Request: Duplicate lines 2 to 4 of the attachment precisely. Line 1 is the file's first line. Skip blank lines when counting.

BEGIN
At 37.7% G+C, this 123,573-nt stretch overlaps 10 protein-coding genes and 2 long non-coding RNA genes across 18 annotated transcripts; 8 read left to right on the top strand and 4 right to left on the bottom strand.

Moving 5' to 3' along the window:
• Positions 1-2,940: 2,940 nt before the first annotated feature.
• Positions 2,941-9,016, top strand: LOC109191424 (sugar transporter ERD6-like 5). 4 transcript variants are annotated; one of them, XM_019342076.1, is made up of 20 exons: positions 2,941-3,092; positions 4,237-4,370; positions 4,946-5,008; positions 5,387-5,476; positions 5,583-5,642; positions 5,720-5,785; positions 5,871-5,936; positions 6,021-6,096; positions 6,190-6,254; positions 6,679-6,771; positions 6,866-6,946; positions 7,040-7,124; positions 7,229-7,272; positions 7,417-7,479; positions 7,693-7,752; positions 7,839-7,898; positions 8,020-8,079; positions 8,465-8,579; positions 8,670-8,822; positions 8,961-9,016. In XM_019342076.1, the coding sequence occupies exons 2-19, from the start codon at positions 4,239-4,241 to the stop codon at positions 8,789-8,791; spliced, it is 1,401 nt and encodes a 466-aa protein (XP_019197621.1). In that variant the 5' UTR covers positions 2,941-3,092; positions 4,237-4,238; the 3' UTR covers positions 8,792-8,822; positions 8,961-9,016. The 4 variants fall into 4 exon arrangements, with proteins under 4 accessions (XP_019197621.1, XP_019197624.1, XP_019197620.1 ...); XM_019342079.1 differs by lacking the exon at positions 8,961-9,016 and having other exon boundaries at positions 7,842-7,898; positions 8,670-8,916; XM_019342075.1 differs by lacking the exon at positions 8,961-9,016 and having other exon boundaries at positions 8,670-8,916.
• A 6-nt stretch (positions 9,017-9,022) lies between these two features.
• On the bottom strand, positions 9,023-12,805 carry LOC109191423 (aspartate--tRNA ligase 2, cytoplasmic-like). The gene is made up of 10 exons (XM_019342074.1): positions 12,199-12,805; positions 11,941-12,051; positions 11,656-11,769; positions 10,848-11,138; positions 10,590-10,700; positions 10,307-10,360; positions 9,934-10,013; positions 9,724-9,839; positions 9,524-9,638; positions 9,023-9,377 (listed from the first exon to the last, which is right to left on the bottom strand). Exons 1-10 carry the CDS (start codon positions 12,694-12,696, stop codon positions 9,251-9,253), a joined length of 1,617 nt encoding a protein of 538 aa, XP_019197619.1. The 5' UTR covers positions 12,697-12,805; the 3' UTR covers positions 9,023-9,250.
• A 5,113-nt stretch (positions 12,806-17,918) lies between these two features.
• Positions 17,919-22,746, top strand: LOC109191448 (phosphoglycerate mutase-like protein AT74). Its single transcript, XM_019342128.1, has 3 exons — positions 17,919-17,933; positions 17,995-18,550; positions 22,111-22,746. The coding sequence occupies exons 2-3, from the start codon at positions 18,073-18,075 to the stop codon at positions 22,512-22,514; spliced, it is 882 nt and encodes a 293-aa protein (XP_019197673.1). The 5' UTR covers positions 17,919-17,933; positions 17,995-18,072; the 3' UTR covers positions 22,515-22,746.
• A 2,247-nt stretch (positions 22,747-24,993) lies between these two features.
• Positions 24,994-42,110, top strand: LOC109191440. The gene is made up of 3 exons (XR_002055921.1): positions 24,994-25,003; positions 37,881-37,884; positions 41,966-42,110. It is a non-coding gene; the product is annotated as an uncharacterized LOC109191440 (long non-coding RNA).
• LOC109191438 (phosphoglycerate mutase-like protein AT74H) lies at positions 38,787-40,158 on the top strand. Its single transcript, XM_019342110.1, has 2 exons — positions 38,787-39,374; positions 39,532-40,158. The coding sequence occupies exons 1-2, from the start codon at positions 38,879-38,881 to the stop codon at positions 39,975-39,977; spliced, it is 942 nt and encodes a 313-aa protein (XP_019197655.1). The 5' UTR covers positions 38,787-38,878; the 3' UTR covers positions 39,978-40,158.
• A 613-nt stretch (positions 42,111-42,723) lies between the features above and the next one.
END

Moving 5' to 3' along the window:
• Positions 1-2,940: 2,940 nt before the first annotated feature.
• Positions 2,941-9,016, top strand: LOC109191424 (sugar transporter ERD6-like 5). 4 transcript variants are annotated; one of them, XM_019342076.1, is made up of 20 exons: positions 2,941-3,092; positions 4,237-4,370; positions 4,946-5,008; positions 5,387-5,476; positions 5,583-5,642; positions 5,720-5,785; positions 5,871-5,936; positions 6,021-6,096; positions 6,190-6,254; positions 6,679-6,771; positions 6,866-6,946; positions 7,040-7,124; positions 7,229-7,272; positions 7,417-7,479; positions 7,693-7,752; positions 7,839-7,898; positions 8,020-8,079; positions 8,465-8,579; positions 8,670-8,822; positions 8,961-9,016. In XM_019342076.1, the coding sequence occupies exons 2-19, from the start codon at positions 4,239-4,241 to the stop codon at positions 8,789-8,791; spliced, it is 1,401 nt and encodes a 466-aa protein (XP_019197621.1). In that variant the 5' UTR covers positions 2,941-3,092; positions 4,237-4,238; the 3' UTR covers positions 8,792-8,822; positions 8,961-9,016. The 4 variants fall into 4 exon arrangements, with proteins under 4 accessions (XP_019197621.1, XP_019197624.1, XP_019197620.1 ...); XM_019342079.1 differs by lacking the exon at positions 8,961-9,016 and having other exon boundaries at positions 7,842-7,898; positions 8,670-8,916; XM_019342075.1 differs by lacking the exon at positions 8,961-9,016 and having other exon boundaries at positions 8,670-8,916.